Let us thy endurance share
And from earthly greed abstain,
With thee watching unto prayer,
With thee strong to suffer pain.

Here we are not glad to suffer pain with Jesus, but rather strong to suffer our own pain perhaps (and do I sense that we get our strength from him, rather than trying to be strong for him?).

We do not abstain from earthly joys but from earthly greed, which is presumably an excessive desire for earthly pleasures. So this is not asceticism or lenten fasting but merely standard virtue, not being greedy. I think that rather reduces the significance of Jesus's fasting in the wilderness: it was perhaps more than just a rejection of greed, no?

And the watchings or sorrows have gone, and have become 'endurance' instead. So again there is less active engagement in extra disciplines— we are not so much invited to share in Jesus's expedition into the wilderness but rather to see our everyday lives as providing opportunities for endurance of suffering and pain (though this is slightly modified by the idea of watching unto prayer in line 3).

And notice the hiatus in the first line of Dearmer's verse: "thy endurance" is not easy to sing without ending up with a word that seems to be "yendurance".

The editors of the NEH have chosen Dearmer's verse, which seems to me, of the three the worst both poetically and theologically. However, they have eliminated the hiatus in the first line by changing 'thy' to 'thine'.
They've also got rid of the greed and put back the joys by changing line 2 to say "And awhile from joys abstain". But that's a disaster too because surely it isn't all joys we abstain from (after all, as Pott had taught us to sing, we are glad and take pleasure in the spiritual endeavours that we can share with Christ). So we needed that 'earthly joys' phrase because it showed that we are not miserable people and kill-joys—we are just checking ourselves and re-orienting ourselves to the real joys, the joys of being a disciple and taking upon ourselves the discipline that goes with that.

Those thoughts, about the worthless joys that we give up and the worthwhile joys that we obtain thereby, were put into this hymn by Francis Pott. They were not the work of Smyttan (it seems, if I've reconstructed this correctly). But they do have something to tell us about the meaning of the lenten fast. But do I detect in the NEH editors' preference for the verse by Dearmer some kind of inability to understand either the poetry of Pott's version, or its delight in ascetic commitment?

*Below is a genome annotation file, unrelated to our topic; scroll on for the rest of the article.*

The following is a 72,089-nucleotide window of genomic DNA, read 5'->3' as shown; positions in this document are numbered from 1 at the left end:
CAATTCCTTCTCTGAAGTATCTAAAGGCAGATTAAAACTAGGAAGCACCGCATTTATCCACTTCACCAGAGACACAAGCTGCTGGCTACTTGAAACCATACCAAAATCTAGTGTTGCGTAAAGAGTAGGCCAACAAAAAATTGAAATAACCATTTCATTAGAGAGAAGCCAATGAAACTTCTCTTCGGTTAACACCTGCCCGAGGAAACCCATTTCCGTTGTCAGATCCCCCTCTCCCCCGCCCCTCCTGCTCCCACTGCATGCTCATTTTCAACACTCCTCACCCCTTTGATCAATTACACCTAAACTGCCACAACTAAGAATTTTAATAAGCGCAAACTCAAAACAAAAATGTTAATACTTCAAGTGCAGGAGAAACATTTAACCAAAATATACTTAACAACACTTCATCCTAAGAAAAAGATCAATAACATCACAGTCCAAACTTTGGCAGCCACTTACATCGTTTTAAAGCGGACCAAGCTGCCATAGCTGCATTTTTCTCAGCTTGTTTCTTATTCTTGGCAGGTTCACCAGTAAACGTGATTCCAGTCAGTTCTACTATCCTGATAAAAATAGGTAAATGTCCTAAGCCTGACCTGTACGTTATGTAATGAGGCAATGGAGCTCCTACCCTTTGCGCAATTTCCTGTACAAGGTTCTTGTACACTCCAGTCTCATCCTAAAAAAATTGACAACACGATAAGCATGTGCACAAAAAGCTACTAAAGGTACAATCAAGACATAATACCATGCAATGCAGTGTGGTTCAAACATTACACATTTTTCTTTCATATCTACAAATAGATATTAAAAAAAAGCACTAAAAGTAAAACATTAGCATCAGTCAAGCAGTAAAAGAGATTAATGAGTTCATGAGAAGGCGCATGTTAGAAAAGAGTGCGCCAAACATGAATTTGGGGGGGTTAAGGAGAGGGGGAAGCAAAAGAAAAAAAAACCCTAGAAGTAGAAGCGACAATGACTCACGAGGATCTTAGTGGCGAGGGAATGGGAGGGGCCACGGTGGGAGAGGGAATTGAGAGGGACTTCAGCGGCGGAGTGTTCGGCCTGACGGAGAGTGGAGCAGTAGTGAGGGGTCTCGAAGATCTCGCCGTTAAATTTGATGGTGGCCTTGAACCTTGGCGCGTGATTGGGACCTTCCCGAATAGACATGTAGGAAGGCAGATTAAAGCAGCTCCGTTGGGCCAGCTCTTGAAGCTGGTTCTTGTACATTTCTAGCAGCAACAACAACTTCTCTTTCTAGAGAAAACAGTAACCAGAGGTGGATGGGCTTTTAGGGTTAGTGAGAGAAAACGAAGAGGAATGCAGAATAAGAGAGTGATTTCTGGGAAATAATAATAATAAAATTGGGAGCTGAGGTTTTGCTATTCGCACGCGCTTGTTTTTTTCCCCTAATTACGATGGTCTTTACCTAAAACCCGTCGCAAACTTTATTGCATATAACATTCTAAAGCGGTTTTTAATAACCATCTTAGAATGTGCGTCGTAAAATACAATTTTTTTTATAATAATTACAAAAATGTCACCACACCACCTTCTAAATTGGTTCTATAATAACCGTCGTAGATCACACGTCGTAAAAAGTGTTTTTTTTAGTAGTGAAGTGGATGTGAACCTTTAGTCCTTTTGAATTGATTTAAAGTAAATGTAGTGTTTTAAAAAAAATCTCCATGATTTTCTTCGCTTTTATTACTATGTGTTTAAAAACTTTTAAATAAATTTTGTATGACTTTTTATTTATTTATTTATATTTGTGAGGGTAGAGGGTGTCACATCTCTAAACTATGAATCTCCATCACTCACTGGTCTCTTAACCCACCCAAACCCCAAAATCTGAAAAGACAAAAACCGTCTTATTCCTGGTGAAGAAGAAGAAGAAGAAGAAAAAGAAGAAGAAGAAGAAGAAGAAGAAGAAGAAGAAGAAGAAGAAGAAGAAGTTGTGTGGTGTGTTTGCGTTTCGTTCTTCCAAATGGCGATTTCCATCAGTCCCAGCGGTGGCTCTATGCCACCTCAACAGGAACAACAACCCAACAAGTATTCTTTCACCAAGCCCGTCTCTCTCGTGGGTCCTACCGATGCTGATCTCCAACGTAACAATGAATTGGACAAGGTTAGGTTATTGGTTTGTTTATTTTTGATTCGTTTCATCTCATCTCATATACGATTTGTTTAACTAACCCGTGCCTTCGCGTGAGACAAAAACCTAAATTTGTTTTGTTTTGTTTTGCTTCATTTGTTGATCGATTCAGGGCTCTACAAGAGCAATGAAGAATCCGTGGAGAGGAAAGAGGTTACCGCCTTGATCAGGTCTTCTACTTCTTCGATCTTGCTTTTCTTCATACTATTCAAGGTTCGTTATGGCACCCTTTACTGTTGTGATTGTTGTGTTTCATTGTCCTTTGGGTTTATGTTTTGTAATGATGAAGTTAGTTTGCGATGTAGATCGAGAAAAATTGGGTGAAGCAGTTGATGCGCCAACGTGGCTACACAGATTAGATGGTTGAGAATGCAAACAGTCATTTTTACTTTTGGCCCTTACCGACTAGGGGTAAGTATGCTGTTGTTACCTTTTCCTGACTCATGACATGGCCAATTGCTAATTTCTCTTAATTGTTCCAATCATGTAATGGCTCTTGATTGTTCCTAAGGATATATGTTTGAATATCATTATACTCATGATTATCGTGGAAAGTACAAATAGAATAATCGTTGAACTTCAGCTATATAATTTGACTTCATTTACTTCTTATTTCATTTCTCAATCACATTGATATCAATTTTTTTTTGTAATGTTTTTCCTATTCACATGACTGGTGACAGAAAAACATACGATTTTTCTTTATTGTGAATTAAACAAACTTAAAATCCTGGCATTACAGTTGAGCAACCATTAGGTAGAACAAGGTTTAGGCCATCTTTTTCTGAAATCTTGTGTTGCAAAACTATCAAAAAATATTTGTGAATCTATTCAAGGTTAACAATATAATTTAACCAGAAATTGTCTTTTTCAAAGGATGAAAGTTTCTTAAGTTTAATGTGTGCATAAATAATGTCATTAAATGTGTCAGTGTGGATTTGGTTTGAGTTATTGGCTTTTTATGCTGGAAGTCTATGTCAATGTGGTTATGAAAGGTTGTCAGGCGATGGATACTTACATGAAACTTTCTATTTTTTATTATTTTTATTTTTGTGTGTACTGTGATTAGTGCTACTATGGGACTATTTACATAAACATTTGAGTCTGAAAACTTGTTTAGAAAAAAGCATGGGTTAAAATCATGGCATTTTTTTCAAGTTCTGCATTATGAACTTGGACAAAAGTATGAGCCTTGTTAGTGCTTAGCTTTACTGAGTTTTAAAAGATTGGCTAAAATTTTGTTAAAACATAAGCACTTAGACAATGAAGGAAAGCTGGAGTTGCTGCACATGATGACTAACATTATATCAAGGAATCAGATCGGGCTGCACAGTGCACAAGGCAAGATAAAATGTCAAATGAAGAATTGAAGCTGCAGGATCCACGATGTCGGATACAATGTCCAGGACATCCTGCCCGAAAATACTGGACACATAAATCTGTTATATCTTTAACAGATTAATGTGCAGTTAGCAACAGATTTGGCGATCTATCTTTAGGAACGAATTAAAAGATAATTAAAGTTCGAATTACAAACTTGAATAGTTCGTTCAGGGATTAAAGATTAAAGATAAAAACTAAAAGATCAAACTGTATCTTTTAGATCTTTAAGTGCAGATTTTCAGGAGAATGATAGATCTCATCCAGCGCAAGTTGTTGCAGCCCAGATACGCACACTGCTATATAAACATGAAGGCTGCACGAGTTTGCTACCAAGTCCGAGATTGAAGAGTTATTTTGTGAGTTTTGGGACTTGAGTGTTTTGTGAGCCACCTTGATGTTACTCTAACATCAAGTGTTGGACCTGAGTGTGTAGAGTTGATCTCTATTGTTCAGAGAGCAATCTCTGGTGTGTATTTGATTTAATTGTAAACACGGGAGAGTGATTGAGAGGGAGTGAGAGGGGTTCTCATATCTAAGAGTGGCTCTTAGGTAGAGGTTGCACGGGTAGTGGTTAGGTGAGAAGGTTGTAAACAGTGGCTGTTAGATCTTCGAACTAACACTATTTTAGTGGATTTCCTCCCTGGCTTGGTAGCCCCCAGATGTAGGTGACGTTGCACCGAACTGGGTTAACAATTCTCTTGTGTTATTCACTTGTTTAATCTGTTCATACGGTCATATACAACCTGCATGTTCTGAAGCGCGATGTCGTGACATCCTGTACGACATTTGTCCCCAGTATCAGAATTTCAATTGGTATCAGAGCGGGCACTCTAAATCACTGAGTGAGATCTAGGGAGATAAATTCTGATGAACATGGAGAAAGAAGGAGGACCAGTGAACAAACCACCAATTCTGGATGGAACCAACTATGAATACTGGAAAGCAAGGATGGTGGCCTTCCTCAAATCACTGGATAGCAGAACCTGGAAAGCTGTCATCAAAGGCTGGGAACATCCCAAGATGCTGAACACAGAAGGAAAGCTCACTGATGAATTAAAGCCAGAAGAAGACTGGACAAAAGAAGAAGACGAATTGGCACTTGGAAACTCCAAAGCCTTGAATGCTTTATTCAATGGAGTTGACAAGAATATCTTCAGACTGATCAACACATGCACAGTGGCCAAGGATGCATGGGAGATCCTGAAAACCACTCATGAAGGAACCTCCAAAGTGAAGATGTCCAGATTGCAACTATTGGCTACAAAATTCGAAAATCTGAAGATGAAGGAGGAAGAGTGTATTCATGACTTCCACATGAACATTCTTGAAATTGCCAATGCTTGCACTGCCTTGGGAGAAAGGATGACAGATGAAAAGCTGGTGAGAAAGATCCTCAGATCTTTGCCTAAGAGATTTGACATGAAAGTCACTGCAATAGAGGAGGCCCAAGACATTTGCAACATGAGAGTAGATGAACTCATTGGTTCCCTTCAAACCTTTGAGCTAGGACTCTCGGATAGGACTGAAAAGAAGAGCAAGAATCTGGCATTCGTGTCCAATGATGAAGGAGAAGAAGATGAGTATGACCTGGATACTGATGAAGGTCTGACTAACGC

Do they perhaps think that abstaining from joy is what it's all about?

How sad! No wonder they think we only want to do it for a while.



Anonymous said...

At least the awful habit of singing the last two verses to the tune 'Buckland' seems to have died out, at least in places I've encountered the hymn recently. It always made me feel that the wilderness was preferable to heaven, because 'Aus der Tiefe' is musically so superior.

Virginia Knight

Anonymous said...

Once more the Muddled Dreamer (crossword clue?) rears his meddlesome head! That oxymoronic suggestion – that we should not merely grit our teeth and bear pain, but actively and gladly embrace it for the sake of the Kingdom – is clearly too radical for Dearmer, so instead he enjoins stoic endurance. That may be the prevalent British philosophy, but it is not the teaching of the Sermon on the Mount, where the persecuted are told: "Rejoice, and be exceeding glad: for great is your reward in heaven." (Matthew 5:12, AV)

Catherine Rowett said...

After I'd posted this entry it occurred to me that I;d forgotten to say anything about the tune. I was going to say what an awful dull tune it is (and that I used to think that it was an awful dull hymn as a result of its terrible dull plodding tune). This about the normal tune Aus der Tiefe about which Virginia is rather complimentary above.
Robin says he thinks he recalls there being a good tune for it in some pink collection of new hymn tunes he used to use. I'll have to get him to find it (can't identify it from the tunes offered on Oremus Hymnal so far).

Anonymous said...